Health ministry describes “normal adjustments”; syndicate suggests otherwise
Yet another clinical director at a major State hospital has been shown the door, seemingly ‘out of the blue’.
Health minister Manuel Pizarro says it is all part of “normal adjustments” of boards of directors. But the truth is that it comes at a time of turbulence among hospital leaderships, say reports.
Last week it was one of the country’s most respected obstetricians. One minute ‘at the top of his game’, the next, in questioning a plan for the upgrading of his service, unceremoniously let go…
This week it is clinical director of Hospital de São José, Pedro Soares Branco. Appointed almost exactly three years ago he was running CHULC (the inititials by which the central Lisbon university hospital centre is known, involving the flagship institutions of São José, Dona Estefânia and Maternidade Alfredo da Costa)… until he wasn’t.
He has been summarily ‘discharged’ of his duties, along with three assistant directors.
As SIC Notícias explains today, all clinical directors are nominated by the government following proposals by presidents of the administrative councils. This means these professionals can only been discharged of their duties by the government.
As Manuel Pizarro has insisted, with a great deal of shoulder shrugging and looking from left to right: “These are normal board adjustment issues I don’t see resulting in any disruption. These are normal adjustments…”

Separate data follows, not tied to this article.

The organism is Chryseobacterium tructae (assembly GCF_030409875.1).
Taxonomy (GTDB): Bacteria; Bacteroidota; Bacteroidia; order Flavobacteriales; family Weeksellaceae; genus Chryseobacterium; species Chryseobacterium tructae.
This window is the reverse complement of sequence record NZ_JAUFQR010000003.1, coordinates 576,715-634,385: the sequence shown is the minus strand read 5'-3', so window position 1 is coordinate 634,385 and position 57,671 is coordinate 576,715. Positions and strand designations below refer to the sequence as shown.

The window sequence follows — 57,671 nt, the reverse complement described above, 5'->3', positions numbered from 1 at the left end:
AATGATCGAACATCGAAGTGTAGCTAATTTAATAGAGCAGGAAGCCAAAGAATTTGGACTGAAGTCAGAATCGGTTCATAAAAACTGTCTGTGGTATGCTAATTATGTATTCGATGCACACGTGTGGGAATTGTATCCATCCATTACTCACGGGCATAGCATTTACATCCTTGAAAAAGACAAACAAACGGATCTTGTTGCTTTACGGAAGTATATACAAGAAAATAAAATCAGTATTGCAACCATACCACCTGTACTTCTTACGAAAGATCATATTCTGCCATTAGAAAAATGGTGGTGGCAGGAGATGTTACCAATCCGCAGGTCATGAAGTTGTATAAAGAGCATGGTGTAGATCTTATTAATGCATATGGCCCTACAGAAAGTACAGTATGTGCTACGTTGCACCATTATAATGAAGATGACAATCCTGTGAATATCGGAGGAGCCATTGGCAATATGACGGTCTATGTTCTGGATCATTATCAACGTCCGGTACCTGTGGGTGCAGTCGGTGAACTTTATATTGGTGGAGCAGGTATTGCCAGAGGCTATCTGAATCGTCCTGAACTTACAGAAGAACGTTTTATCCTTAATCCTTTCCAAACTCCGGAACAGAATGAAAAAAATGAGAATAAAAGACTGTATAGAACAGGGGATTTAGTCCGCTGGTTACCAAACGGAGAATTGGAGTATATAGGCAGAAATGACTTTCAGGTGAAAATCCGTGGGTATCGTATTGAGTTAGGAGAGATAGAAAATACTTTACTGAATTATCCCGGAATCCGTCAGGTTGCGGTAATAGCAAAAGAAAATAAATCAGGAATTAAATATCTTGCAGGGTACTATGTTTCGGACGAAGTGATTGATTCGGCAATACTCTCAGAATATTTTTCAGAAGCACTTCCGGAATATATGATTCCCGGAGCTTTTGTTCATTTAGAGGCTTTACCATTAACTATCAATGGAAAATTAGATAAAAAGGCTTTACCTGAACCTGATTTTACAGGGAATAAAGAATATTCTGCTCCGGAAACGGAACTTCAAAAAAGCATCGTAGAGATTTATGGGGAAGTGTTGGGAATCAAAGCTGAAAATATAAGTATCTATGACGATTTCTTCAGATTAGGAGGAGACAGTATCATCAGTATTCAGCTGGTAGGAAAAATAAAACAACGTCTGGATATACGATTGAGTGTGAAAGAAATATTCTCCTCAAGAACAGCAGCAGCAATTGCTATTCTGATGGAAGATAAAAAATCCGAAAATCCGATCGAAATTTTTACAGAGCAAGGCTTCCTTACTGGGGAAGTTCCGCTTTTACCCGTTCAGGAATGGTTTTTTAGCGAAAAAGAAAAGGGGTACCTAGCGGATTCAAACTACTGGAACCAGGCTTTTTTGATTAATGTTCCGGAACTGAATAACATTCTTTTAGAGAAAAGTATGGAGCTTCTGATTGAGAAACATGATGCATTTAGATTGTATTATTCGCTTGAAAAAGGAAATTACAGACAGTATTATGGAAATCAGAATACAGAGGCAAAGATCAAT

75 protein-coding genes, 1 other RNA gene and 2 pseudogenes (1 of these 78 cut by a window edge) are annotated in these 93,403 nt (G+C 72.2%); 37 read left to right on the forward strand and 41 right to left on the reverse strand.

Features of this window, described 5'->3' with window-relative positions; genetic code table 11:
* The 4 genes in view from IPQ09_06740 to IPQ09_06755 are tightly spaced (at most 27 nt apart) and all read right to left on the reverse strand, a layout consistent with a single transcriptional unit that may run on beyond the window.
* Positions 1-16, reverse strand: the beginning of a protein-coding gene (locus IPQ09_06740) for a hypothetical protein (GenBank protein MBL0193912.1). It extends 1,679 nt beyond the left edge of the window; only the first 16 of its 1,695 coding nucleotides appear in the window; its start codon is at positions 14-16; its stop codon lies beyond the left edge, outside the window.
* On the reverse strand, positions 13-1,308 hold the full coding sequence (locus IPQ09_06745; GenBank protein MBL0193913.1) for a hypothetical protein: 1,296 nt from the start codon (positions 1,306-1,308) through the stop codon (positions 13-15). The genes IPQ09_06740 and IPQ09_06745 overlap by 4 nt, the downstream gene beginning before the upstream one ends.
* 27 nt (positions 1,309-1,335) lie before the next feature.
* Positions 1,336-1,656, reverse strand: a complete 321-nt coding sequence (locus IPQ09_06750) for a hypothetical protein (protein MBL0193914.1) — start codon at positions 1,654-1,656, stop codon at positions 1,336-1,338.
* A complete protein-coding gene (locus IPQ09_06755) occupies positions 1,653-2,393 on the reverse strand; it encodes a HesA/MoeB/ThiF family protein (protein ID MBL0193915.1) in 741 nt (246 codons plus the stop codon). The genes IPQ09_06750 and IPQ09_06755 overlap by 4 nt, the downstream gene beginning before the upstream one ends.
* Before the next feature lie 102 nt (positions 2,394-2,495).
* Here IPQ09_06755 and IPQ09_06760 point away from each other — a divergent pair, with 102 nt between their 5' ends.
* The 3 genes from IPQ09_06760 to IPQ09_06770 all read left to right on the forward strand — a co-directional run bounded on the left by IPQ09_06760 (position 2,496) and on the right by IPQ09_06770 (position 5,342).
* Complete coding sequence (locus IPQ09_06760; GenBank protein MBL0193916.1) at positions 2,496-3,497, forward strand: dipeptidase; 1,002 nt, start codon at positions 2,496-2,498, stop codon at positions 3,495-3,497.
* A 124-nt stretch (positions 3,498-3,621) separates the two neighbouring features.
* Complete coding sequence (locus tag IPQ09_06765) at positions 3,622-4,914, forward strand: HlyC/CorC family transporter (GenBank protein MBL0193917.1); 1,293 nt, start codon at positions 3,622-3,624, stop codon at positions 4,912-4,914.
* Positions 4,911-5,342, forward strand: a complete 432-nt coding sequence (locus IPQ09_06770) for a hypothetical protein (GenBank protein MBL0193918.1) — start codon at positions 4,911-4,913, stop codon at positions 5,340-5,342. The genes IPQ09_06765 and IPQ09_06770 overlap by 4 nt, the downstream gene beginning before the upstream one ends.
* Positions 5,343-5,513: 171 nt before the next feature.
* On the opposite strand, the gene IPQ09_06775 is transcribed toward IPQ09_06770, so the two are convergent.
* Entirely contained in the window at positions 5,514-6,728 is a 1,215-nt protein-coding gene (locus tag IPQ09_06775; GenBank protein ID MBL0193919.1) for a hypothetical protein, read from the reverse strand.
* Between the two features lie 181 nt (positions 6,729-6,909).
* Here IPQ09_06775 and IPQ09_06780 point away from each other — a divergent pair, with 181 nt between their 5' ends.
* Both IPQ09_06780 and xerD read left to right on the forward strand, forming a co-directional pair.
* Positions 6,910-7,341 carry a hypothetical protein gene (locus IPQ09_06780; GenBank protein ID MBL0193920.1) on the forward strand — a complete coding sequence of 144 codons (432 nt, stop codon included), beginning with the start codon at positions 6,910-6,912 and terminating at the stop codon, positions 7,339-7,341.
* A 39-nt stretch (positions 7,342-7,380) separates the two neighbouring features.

But Mr Pizarro is a man known to say that everything is “tranquil”… until it isn’t.
“This shouldn’t divert attentions from what has been happening all over Lisbon”, Jorge Roque da Cunha, secretary general of SIM, the Independent Syndicate of Doctors, tells SIC.
“Resignations of emergency team leaders at Garcia de Horta, Fernando Fonseca (Amadora-Sintra), Beatriz Ângelo, Francisco Xavier – all these colleagues are resigning due to lack of resources”, he said.
Joana Bordalo e Sã, the president of FNAM – the federation of doctors – adds that there is the added problem that doctors feel leadership at hospital level should not be anything to do with the government.
“The process should be democratic. Clinical directors should be elected, as they have in the past, by the professionals of the institutions”, she says.
Nevertheless, as of today, the health minister has thanked Pedro Soares Branco – a professor at the faculty of Medical Sciences at Lisbon’s Nova university and a specialist in physical and rehabilitation medicine – for his ‘dedication and performance’.
“He does not know who will take over the position”, says SIC, thus Luís Campos Pinheiro and João Coimbra “will ensure the operation of the services for the time being”.
As the media station remarks, this dismissal follows that of Diogo Ayres de Campos, former head of the Department of Gynecology and Obstetrics at Santa Maria Hospital. “Since then the discontent of the team and the constraints in the service have increased”.
The doctors, missing their former boss, complain about the lack of medical professionals and have presented ‘excuses of responsibility’ for what they regard as excessive overtime demands placed upon them.
Meanwhile, Santa Maria has activated the collaboration mechanism with private institutions which Left Bloc coordinator Mariana Mortágua has described as “the end of the SNS health service”.
None of this is looking, or feeling, like “normal adjustments”.